And now, all of your windows will have these empty events, ready to be extended in the appropriate descendants. And every window will know to execute them when the time comes.

We might add here though, that in thePFC 6.0 Release, the Save Process in the pfc_w_master will be dramatically enhanced. So be careful with any enhancements or changes that you make to the save process.

Other than those two cases though, usually you would not actually want to modify w_master directly. This is because any change that you make to w_master will affect ALL of your windows since w_master is the ancestor of all PFC windows (other than pfc_w_master). So keep in mind, whenever you add instance variables, events, and functions to w_master, the changes will impact all PFC windows. And so it follows that you should regenerate all of your windows immediately thereafter. To reemphasize the impact, when you regenerate all of your windows after adding new attributes and methods to w_master, you are affecting the compiled version of all of your windows, including the PFC-level objects. This is due to the spiraling dependancies between the PFC/PFE/PFC/PFE objects that we touched on in Figure 2 caption’s Note.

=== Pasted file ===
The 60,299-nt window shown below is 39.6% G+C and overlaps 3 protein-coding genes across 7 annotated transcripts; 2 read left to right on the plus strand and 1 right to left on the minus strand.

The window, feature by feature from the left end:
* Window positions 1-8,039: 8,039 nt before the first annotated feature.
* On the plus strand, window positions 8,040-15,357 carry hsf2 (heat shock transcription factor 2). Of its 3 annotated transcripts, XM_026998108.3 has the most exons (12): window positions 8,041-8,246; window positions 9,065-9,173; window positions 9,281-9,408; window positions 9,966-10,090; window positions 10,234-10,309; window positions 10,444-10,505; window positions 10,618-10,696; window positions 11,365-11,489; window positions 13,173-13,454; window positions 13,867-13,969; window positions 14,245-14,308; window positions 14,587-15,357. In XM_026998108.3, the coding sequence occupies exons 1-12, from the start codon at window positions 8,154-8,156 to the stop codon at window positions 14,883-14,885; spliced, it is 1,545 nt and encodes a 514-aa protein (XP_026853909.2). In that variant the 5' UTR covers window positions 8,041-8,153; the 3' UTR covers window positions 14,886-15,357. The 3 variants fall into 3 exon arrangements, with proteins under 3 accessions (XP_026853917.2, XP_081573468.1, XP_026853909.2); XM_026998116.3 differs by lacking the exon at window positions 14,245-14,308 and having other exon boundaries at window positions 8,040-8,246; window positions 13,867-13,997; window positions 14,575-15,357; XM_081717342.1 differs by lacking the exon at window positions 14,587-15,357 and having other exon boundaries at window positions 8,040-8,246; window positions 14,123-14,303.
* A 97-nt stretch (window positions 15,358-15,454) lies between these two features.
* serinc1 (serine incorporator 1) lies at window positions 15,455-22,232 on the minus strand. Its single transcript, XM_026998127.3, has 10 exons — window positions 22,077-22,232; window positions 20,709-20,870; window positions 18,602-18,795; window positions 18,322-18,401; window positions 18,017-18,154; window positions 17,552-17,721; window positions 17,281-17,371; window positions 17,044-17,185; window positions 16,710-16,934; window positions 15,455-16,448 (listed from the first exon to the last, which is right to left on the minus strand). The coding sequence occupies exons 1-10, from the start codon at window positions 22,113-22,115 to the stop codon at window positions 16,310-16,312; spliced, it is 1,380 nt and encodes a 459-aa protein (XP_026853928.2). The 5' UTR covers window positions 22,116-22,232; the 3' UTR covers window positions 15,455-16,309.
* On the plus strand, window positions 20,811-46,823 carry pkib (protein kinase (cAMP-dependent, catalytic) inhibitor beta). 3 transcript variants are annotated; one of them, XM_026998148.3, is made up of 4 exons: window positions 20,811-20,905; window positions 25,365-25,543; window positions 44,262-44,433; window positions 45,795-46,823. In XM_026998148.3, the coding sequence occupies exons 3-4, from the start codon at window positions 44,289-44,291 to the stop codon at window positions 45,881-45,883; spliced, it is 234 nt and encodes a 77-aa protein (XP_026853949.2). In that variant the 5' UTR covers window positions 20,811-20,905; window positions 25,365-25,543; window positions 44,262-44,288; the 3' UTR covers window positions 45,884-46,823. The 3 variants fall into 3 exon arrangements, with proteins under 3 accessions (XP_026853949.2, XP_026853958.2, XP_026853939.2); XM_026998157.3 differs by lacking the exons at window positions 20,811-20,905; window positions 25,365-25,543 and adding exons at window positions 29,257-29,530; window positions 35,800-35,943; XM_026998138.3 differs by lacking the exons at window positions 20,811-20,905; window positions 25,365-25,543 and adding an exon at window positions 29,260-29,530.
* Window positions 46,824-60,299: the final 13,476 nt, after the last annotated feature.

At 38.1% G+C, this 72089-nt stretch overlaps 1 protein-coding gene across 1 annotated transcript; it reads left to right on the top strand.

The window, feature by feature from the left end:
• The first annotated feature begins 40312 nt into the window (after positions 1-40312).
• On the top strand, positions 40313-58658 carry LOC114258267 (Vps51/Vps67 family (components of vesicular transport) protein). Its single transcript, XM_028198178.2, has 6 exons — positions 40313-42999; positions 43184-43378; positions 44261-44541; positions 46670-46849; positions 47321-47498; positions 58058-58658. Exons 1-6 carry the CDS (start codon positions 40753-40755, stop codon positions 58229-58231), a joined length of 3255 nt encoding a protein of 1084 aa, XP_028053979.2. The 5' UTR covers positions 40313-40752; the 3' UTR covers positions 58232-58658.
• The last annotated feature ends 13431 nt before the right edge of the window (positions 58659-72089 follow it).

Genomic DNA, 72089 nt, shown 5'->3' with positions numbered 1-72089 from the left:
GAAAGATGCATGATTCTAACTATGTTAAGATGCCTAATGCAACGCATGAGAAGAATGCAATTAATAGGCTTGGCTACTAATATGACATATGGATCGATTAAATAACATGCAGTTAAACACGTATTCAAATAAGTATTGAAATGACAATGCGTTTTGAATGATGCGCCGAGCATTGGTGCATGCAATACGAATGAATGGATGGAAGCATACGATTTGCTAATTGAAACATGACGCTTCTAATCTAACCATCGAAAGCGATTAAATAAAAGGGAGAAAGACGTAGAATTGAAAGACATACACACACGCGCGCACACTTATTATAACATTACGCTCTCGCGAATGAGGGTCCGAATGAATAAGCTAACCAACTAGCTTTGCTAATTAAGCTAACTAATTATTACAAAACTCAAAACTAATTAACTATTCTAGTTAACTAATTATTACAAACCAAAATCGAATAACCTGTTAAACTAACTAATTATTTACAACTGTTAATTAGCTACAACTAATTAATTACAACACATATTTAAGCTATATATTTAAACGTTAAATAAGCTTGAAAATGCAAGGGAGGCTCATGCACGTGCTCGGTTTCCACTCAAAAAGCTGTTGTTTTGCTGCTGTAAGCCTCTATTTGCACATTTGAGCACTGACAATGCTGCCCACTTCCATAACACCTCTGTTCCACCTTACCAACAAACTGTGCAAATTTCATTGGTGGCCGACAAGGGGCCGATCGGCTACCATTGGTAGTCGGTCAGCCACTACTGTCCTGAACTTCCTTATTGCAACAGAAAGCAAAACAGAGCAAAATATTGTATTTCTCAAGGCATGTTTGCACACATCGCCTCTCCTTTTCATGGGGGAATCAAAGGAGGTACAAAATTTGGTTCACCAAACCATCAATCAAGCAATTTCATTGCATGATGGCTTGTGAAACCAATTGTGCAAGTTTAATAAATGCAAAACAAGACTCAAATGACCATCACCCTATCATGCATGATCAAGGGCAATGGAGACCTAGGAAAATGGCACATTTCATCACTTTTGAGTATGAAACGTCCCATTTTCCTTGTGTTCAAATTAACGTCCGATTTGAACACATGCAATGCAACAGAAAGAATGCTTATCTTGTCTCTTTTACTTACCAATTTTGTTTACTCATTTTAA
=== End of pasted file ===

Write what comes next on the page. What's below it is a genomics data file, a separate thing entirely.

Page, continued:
But, usually, rather than changing w_master, you would modify one of the six window type descendants (or lower) of pfc_w_master. For example, you would normally just want to change, say w_sheet, to add functionality to all of your sheets, not ALL of your windows.


 

Two Big Pictures of pfc_w_master

Let’s take one more look at the window hierarchy here in Figure 4

Figure 4 - Another viewpoint of the pfc_w_master relatives

 

And below, in Figure 5, here’s the "Big picture" from your PFC 5.0.03 Online Help. This is what we will cover in detail… We will be covering up through the 5.0.03 release with an indicator of 5.0.0# beside what is new since 5.0.00.